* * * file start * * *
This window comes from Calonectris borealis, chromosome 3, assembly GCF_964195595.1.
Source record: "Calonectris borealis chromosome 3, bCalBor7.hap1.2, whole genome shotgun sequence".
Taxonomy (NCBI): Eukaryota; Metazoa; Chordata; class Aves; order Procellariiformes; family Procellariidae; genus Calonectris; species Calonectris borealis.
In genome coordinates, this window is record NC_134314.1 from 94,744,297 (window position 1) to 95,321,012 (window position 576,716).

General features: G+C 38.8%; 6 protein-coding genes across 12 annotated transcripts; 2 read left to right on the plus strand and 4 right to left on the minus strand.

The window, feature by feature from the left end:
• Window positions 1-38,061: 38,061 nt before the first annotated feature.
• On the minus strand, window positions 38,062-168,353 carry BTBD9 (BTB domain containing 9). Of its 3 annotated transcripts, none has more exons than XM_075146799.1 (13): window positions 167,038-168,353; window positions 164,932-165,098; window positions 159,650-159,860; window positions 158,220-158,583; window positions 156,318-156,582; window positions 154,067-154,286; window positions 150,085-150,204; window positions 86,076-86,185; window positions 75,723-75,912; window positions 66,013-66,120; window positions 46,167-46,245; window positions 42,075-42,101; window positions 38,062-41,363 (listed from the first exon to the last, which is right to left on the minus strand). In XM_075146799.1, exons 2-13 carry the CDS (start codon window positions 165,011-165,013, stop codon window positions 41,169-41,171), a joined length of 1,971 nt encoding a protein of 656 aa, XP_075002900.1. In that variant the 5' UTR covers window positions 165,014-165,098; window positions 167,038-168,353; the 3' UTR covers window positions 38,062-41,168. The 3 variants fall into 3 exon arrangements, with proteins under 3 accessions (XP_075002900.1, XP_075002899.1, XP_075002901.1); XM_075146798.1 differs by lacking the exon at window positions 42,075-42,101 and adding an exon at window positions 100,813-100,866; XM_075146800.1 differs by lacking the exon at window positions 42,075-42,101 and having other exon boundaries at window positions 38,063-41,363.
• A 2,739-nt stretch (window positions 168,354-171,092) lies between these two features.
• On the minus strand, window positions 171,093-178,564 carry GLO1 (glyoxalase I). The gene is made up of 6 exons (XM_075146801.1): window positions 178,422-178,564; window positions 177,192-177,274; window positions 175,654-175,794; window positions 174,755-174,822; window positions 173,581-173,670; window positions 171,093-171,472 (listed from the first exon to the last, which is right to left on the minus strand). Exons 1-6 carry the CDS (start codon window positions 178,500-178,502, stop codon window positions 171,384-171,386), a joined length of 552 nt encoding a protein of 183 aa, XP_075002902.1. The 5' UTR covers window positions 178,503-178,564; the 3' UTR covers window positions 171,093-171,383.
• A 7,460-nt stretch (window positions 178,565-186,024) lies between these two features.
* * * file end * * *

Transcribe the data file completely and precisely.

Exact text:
This window comes from Calonectris borealis, chromosome 3, assembly GCF_964195595.1.
Source record: "Calonectris borealis chromosome 3, bCalBor7.hap1.2, whole genome shotgun sequence".
Taxonomy (NCBI): Eukaryota; Metazoa; Chordata; class Aves; order Procellariiformes; family Procellariidae; genus Calonectris; species Calonectris borealis.
In genome coordinates, this window is record NC_134314.1 from 94,744,297 (window position 1) to 95,321,012 (window position 576,716).

General features: G+C 38.8%; 6 protein-coding genes across 12 annotated transcripts; 2 read left to right on the plus strand and 4 right to left on the minus strand.

The window, feature by feature from the left end:
• Window positions 1-38,061: 38,061 nt before the first annotated feature.
• On the minus strand, window positions 38,062-168,353 carry BTBD9 (BTB domain containing 9). Of its 3 annotated transcripts, none has more exons than XM_075146799.1 (13): window positions 167,038-168,353; window positions 164,932-165,098; window positions 159,650-159,860; window positions 158,220-158,583; window positions 156,318-156,582; window positions 154,067-154,286; window positions 150,085-150,204; window positions 86,076-86,185; window positions 75,723-75,912; window positions 66,013-66,120; window positions 46,167-46,245; window positions 42,075-42,101; window positions 38,062-41,363 (listed from the first exon to the last, which is right to left on the minus strand). In XM_075146799.1, exons 2-13 carry the CDS (start codon window positions 165,011-165,013, stop codon window positions 41,169-41,171), a joined length of 1,971 nt encoding a protein of 656 aa, XP_075002900.1. In that variant the 5' UTR covers window positions 165,014-165,098; window positions 167,038-168,353; the 3' UTR covers window positions 38,062-41,168. The 3 variants fall into 3 exon arrangements, with proteins under 3 accessions (XP_075002900.1, XP_075002899.1, XP_075002901.1); XM_075146798.1 differs by lacking the exon at window positions 42,075-42,101 and adding an exon at window positions 100,813-100,866; XM_075146800.1 differs by lacking the exon at window positions 42,075-42,101 and having other exon boundaries at window positions 38,063-41,363.
• A 2,739-nt stretch (window positions 168,354-171,092) lies between these two features.
• On the minus strand, window positions 171,093-178,564 carry GLO1 (glyoxalase I). The gene is made up of 6 exons (XM_075146801.1): window positions 178,422-178,564; window positions 177,192-177,274; window positions 175,654-175,794; window positions 174,755-174,822; window positions 173,581-173,670; window positions 171,093-171,472 (listed from the first exon to the last, which is right to left on the minus strand). Exons 1-6 carry the CDS (start codon window positions 178,500-178,502, stop codon window positions 171,384-171,386), a joined length of 552 nt encoding a protein of 183 aa, XP_075002902.1. The 5' UTR covers window positions 178,503-178,564; the 3' UTR covers window positions 171,093-171,383.
• A 7,460-nt stretch (window positions 178,565-186,024) lies between these two features.